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All you need is (free) love

Until Death Do Us Part

By the 1860s, Elizabeth Cady Stanton and other feminists had begun to question the sanctity of marriage. It was not until the 1870s, however, that reformers focused their attention on improving the union between husband and wife by proposing they should not be bound to an unhappy marriage. These free lovers believed that an individual should be free to move in and out of marriage based on love, or lack thereof.

“Yes I am a free lover, I have an inalienable, constitutional and natural right to love whom I may, to love as long or short a period as I can, to change that love everyday if I please. And with that right neither you nor any law you can frame have any right to interfere.” -Victoria Woodhull

Mrs. Satan

Victoria Woodhull, a leading voice in the dissident press, championed for free love after a failed marriage and remarriage. Financed by the wealthy Commodore Cornelius Vanderbilt, Woodull and her sister founded Woodhull & Claflin’s Weekly, that advocated for women’s rights, proclaiming “Progress! Free Thought! Untrammeled Lives!”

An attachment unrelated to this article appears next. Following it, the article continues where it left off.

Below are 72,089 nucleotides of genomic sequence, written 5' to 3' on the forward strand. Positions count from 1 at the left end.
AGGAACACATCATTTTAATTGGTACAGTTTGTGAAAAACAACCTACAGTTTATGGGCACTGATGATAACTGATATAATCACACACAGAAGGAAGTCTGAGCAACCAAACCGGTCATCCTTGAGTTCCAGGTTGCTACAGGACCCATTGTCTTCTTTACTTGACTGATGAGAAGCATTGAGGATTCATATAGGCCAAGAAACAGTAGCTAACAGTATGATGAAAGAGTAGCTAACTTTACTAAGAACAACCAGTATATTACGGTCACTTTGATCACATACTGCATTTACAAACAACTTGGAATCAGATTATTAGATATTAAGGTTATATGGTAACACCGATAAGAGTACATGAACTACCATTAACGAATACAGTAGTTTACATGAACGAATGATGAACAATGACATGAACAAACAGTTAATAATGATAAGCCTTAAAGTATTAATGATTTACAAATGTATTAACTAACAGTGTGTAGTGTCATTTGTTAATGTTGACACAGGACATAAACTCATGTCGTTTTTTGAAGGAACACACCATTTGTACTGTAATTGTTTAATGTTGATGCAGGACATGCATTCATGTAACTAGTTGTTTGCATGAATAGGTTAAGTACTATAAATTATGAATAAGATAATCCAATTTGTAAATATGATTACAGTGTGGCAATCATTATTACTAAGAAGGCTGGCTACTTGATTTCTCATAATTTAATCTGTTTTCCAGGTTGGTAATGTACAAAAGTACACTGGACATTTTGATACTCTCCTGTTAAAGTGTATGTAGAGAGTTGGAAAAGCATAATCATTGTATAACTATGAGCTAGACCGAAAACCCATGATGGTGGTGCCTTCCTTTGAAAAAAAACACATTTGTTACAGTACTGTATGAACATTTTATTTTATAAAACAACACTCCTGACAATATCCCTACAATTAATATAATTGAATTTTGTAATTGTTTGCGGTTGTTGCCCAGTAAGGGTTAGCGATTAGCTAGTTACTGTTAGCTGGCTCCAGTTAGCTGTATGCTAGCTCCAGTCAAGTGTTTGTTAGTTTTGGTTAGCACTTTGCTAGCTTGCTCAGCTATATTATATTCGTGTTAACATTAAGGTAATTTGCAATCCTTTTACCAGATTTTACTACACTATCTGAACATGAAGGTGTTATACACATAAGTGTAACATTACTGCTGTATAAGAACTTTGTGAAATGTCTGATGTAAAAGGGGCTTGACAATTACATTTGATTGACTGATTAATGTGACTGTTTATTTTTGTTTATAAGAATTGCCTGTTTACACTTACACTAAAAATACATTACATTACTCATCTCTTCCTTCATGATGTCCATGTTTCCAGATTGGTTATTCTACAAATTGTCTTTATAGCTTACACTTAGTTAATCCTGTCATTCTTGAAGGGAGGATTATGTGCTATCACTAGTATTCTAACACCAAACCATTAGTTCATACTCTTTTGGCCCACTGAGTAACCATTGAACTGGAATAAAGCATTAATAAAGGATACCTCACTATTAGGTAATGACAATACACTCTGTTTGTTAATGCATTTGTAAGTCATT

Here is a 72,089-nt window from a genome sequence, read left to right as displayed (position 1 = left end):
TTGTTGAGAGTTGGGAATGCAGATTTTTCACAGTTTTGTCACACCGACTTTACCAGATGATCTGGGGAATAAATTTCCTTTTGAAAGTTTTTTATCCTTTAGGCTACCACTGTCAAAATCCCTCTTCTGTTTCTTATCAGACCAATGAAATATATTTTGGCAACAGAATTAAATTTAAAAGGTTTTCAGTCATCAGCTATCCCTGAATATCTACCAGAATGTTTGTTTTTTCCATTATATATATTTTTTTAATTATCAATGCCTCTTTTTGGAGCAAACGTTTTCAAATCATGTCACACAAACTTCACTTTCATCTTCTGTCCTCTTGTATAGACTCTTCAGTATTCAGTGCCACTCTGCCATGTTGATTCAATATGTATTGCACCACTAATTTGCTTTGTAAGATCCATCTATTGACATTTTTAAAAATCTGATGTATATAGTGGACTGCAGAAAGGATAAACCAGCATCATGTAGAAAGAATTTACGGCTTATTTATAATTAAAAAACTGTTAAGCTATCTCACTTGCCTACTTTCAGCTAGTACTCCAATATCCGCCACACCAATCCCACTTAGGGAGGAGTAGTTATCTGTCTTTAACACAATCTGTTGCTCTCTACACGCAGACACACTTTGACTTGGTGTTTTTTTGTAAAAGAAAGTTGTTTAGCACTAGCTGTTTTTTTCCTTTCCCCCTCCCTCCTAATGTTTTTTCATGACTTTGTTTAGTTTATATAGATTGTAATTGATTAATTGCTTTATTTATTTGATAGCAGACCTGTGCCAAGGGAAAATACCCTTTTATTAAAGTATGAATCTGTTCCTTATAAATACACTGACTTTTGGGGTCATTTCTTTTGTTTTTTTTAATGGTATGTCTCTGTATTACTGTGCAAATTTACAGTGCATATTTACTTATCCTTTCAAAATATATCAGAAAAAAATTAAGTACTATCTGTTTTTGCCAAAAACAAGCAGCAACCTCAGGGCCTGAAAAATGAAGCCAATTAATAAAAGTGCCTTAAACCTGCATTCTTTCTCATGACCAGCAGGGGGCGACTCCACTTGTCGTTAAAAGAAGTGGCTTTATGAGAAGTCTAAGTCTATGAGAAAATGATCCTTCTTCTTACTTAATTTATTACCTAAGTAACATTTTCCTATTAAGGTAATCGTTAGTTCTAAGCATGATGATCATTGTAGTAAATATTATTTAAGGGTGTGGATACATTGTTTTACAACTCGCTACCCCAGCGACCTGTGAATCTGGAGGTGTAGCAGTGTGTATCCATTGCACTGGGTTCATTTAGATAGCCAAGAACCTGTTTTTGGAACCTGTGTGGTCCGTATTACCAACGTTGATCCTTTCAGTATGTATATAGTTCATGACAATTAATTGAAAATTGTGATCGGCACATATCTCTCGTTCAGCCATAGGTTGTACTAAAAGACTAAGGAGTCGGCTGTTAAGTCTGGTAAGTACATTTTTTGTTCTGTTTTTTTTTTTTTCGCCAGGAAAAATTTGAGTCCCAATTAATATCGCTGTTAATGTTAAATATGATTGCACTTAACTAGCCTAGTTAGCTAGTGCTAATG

The paper gained massive public attention, reaching 20,000 in circulation within the first six months (six times that of The Liberator or The Revolution).

Woodhull further gained success by running for president and speaking before U.S. Congress to legalize female suffrage. Her efforts were praised by Elizabeth Cady Stanton for advancing the cause of American women.

Censoring the Sexual Reform Press

Anthony Comstock sought to censor obscenity and lobbied for Congress to pass legislation. The Comstock Acts were passed, stating that anyone found guilty of mailing or receiving obscene material would be sentenced to ten years in prison. Eventually, Woodhull had to give up Woodhull & Claflin’s Weekly due to censorship, jail time and personal losses.

Although the sexual reform press never succeeded in spawning a social movement, it was successful in destroying the institution of marriage and replacing it with a system where women and men were free to create and dissolve sexual unions at will. According to Roger Streitmatter’s Voices of Revolution, Woodhull’s work provided a venue for conversation that mainstream press refused to hear.

Woodhull & Claflin’s Weekly dared Victorian society to rethink the views of sexual behavior despite this censorship and repression, making it one of the most influential voices in the dissident press.

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